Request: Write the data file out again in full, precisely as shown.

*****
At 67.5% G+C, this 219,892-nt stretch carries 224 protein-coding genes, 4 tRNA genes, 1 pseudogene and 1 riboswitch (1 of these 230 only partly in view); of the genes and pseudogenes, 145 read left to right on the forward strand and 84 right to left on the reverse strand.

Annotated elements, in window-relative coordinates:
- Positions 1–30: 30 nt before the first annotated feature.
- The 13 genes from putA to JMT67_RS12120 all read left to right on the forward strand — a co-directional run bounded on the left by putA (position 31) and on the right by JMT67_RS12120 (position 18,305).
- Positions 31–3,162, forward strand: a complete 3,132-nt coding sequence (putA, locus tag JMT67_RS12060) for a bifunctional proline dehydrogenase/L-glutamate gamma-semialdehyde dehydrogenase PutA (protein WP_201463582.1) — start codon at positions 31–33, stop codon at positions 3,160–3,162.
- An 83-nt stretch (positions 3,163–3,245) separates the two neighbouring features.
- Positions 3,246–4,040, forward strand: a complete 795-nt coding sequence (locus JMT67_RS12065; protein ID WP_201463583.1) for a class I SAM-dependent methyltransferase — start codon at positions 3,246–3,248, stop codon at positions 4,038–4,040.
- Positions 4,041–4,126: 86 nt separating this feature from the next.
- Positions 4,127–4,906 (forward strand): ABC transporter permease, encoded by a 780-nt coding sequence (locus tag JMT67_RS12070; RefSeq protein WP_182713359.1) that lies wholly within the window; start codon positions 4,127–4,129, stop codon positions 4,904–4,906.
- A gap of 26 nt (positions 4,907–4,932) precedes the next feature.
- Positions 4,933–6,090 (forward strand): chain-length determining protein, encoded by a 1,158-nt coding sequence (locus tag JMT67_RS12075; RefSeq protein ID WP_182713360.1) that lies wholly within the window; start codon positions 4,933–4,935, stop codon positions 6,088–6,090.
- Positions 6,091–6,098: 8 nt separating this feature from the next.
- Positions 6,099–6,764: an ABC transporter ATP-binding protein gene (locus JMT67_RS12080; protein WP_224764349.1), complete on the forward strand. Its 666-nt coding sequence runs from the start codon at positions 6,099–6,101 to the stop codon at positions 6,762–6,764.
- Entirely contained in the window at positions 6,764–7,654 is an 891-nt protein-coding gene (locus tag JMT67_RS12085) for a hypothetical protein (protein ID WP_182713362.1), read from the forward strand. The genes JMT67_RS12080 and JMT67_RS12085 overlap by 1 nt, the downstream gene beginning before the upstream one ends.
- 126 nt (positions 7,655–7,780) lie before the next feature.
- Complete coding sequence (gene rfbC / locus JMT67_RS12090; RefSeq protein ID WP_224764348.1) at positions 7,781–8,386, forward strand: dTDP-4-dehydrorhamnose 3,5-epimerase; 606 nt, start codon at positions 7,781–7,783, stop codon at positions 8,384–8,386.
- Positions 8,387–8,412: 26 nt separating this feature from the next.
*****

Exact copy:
At 67.5% G+C, this 219,892-nt stretch carries 224 protein-coding genes, 4 tRNA genes, 1 pseudogene and 1 riboswitch (1 of these 230 only partly in view); of the genes and pseudogenes, 145 read left to right on the forward strand and 84 right to left on the reverse strand.

Annotated elements, in window-relative coordinates:
- Positions 1–30: 30 nt before the first annotated feature.
- The 13 genes from putA to JMT67_RS12120 all read left to right on the forward strand — a co-directional run bounded on the left by putA (position 31) and on the right by JMT67_RS12120 (position 18,305).
- Positions 31–3,162, forward strand: a complete 3,132-nt coding sequence (putA, locus tag JMT67_RS12060) for a bifunctional proline dehydrogenase/L-glutamate gamma-semialdehyde dehydrogenase PutA (protein WP_201463582.1) — start codon at positions 31–33, stop codon at positions 3,160–3,162.
- An 83-nt stretch (positions 3,163–3,245) separates the two neighbouring features.
- Positions 3,246–4,040, forward strand: a complete 795-nt coding sequence (locus JMT67_RS12065; protein ID WP_201463583.1) for a class I SAM-dependent methyltransferase — start codon at positions 3,246–3,248, stop codon at positions 4,038–4,040.
- Positions 4,041–4,126: 86 nt separating this feature from the next.
- Positions 4,127–4,906 (forward strand): ABC transporter permease, encoded by a 780-nt coding sequence (locus tag JMT67_RS12070; RefSeq protein WP_182713359.1) that lies wholly within the window; start codon positions 4,127–4,129, stop codon positions 4,904–4,906.
- A gap of 26 nt (positions 4,907–4,932) precedes the next feature.
- Positions 4,933–6,090 (forward strand): chain-length determining protein, encoded by a 1,158-nt coding sequence (locus tag JMT67_RS12075; RefSeq protein ID WP_182713360.1) that lies wholly within the window; start codon positions 4,933–4,935, stop codon positions 6,088–6,090.
- Positions 6,091–6,098: 8 nt separating this feature from the next.
- Positions 6,099–6,764: an ABC transporter ATP-binding protein gene (locus JMT67_RS12080; protein WP_224764349.1), complete on the forward strand. Its 666-nt coding sequence runs from the start codon at positions 6,099–6,101 to the stop codon at positions 6,762–6,764.
- Entirely contained in the window at positions 6,764–7,654 is an 891-nt protein-coding gene (locus tag JMT67_RS12085) for a hypothetical protein (protein ID WP_182713362.1), read from the forward strand. The genes JMT67_RS12080 and JMT67_RS12085 overlap by 1 nt, the downstream gene beginning before the upstream one ends.
- 126 nt (positions 7,655–7,780) lie before the next feature.
- Complete coding sequence (gene rfbC / locus JMT67_RS12090; RefSeq protein ID WP_224764348.1) at positions 7,781–8,386, forward strand: dTDP-4-dehydrorhamnose 3,5-epimerase; 606 nt, start codon at positions 7,781–7,783, stop codon at positions 8,384–8,386.
- Positions 8,387–8,412: 26 nt separating this feature from the next.